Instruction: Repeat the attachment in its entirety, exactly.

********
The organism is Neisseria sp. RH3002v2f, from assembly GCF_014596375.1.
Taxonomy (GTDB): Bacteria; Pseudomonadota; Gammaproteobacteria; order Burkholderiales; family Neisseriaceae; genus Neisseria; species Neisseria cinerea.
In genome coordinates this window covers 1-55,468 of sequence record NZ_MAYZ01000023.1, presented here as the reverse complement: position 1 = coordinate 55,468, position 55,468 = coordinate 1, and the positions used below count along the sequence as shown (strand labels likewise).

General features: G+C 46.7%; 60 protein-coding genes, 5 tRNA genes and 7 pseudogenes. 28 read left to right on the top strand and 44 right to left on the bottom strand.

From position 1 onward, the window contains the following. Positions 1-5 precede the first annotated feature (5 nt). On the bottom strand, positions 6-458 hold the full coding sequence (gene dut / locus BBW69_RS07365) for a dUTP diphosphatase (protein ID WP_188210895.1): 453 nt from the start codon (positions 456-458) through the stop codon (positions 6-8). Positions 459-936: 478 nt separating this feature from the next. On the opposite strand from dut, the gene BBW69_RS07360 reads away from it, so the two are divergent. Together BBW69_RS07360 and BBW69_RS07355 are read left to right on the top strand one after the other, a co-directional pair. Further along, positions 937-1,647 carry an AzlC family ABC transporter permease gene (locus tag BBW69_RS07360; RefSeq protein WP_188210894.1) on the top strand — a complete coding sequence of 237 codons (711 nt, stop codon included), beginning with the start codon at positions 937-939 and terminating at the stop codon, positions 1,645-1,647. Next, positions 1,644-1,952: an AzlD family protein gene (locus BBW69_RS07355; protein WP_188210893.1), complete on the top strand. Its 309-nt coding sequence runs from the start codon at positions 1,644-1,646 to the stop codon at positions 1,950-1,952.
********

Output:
The organism is Neisseria sp. RH3002v2f, from assembly GCF_014596375.1.
Taxonomy (GTDB): Bacteria; Pseudomonadota; Gammaproteobacteria; order Burkholderiales; family Neisseriaceae; genus Neisseria; species Neisseria cinerea.
In genome coordinates this window covers 1-55,468 of sequence record NZ_MAYZ01000023.1, presented here as the reverse complement: position 1 = coordinate 55,468, position 55,468 = coordinate 1, and the positions used below count along the sequence as shown (strand labels likewise).

General features: G+C 46.7%; 60 protein-coding genes, 5 tRNA genes and 7 pseudogenes. 28 read left to right on the top strand and 44 right to left on the bottom strand.

From position 1 onward, the window contains the following. Positions 1-5 precede the first annotated feature (5 nt). On the bottom strand, positions 6-458 hold the full coding sequence (gene dut / locus BBW69_RS07365) for a dUTP diphosphatase (protein ID WP_188210895.1): 453 nt from the start codon (positions 456-458) through the stop codon (positions 6-8). Positions 459-936: 478 nt separating this feature from the next. On the opposite strand from dut, the gene BBW69_RS07360 reads away from it, so the two are divergent. Together BBW69_RS07360 and BBW69_RS07355 are read left to right on the top strand one after the other, a co-directional pair. Further along, positions 937-1,647 carry an AzlC family ABC transporter permease gene (locus tag BBW69_RS07360; RefSeq protein WP_188210894.1) on the top strand — a complete coding sequence of 237 codons (711 nt, stop codon included), beginning with the start codon at positions 937-939 and terminating at the stop codon, positions 1,645-1,647. Next, positions 1,644-1,952: an AzlD family protein gene (locus BBW69_RS07355; protein WP_188210893.1), complete on the top strand. Its 309-nt coding sequence runs from the start codon at positions 1,644-1,646 to the stop codon at positions 1,950-1,952.